As I mentioned, earlier this week, President Trump, while speaking to the US Central Command in Florida, was quoted as saying “the very, very dishonest press doesn’t want to report it.” The “it” refers to terrorist attacks. This is a pretty inflammatory statement, to say the least, and as such, the first thing that a journalist would do before simply repeating the words from the president would be to attempt to verify the quote.

In an article about Trump’s statements from The Washington Post’s Philip Bump, he includes an analysis by — an award-winning data journalism website — of the number of times that acts of terrorism were ignored by Western media outlets. The analysis found that “attacks in the West are consistently overreported relative to similar attacks elsewhere.” The well-sourced piece from breaks down the process that they undertook to come to their conclusion. As such, this can be counted as a powerful piece of evidence that verifies the false nature of Trump’s remarks.

This is admittedly a simplified example of how to look for verification of a claim, but it’s an apt and timely one. For the news consumer, just like the journalist, it is imperative to always ask for verification through the use of evidence whenever one encounters a claim made in a news story. The more inflammatory or controversial the issue, the more evidence should be demanded. These should include audio or video recordings of the occurrence, a paper trail of documents that help to prove the claim, or eyewitness testimony from independent parties, among others.

As a final point, it’s also important to note that this process is not infallible, and at times, the process of verification can break down. A journalist can get sloppy in trying to meet a deadline, or can encounter a source of information that itself is unreliable and spits out bad data or passes an untruth. This is why the process of publishing the news provides another check to the journalistic process.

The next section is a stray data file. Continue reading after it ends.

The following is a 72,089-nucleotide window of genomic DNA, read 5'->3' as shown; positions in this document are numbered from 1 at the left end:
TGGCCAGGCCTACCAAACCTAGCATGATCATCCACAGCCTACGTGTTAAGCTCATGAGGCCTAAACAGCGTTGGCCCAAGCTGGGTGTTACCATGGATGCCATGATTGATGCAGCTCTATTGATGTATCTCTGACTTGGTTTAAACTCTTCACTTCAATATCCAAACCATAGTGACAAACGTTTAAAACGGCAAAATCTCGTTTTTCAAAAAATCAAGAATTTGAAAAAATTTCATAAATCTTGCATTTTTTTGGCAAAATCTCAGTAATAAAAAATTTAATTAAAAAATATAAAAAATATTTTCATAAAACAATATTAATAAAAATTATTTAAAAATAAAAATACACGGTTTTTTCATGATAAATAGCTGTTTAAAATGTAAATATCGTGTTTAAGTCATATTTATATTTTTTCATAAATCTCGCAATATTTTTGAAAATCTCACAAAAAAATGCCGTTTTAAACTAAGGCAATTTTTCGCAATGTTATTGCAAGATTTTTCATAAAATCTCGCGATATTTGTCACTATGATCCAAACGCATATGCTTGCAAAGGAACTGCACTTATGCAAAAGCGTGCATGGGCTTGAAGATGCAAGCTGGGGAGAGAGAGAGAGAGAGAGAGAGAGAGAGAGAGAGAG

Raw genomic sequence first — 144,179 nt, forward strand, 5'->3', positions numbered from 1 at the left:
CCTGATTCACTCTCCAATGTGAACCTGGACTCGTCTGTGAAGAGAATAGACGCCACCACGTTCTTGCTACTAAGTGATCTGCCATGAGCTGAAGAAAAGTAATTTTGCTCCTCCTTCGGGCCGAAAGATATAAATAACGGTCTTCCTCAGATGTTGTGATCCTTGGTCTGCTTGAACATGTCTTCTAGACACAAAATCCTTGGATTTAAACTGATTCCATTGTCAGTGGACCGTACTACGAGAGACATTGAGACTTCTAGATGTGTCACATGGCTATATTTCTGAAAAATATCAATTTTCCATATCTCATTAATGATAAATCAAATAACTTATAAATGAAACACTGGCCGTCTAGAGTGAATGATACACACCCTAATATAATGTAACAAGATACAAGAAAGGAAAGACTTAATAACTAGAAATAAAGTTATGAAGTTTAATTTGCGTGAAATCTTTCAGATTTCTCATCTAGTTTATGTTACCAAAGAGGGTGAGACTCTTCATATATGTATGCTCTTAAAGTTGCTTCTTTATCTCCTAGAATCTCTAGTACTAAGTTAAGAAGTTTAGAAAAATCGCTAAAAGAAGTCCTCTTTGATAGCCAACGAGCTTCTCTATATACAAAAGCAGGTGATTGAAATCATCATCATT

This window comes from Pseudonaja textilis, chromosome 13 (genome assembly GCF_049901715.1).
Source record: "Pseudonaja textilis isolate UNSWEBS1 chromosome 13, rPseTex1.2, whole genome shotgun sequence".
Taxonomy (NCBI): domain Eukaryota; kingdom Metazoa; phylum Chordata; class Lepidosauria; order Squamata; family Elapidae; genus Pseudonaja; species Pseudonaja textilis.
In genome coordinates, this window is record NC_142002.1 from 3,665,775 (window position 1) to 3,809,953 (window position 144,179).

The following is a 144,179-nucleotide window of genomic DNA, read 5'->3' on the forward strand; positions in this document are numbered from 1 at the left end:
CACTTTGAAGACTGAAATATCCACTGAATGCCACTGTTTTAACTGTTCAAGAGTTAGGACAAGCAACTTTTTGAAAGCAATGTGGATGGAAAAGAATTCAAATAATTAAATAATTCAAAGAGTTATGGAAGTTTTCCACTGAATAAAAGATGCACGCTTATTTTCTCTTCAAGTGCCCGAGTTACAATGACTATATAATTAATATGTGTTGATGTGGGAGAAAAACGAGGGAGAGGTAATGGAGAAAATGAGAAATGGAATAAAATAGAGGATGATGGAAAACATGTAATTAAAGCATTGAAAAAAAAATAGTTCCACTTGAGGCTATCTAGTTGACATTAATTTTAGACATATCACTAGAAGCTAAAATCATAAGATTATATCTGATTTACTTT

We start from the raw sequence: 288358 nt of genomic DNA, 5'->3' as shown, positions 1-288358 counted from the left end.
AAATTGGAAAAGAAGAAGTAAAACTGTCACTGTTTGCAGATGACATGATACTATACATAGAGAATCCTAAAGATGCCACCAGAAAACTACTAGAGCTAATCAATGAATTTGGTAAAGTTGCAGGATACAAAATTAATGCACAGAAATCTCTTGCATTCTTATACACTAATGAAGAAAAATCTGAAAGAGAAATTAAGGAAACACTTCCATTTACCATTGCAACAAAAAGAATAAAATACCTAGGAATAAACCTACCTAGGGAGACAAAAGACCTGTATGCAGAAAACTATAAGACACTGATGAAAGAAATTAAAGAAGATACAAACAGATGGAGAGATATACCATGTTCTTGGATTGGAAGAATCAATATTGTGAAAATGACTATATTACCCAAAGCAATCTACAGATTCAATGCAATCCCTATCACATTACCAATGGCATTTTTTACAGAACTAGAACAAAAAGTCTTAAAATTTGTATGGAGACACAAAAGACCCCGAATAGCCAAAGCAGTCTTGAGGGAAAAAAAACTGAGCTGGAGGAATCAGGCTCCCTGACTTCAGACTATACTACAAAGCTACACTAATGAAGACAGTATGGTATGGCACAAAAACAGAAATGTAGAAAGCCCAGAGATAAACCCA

Like scientists, journalists publish their findings and make them available to a process such as peer review. Journalists also follow this model by gathering evidence, publishing their findings to the public and then getting feedback — either from the public at large or from their competitors. If the journalist’s story is correct, it’s widely shared and expanded upon by other outlets. If not, the journalist is usually called out by competitors, or made aware of any errors by the general public, and they publish a correction — a call back to a news outlet being accountable for the information they publish mentioned in my previous post.

So follow the journalist’s code: If your mother says she loves you, check it out. In the meantime, keep your eyes open for the third installment of “Making Sense of the News” at

Michael Spikes

Michael A. Spikes is director of the News Literacy Digital Resource Center and the head of Chicago programming for the Center for News Literacy at Stony Brook University. He has held previous roles as a Media Studies instructor in both public and public charter schools in Washington DC, and the suburbs of Cleveland. He has also worked a a multimedia producer for various nonprofit organizations. Follow him on Twitter: @NewsLiteracy.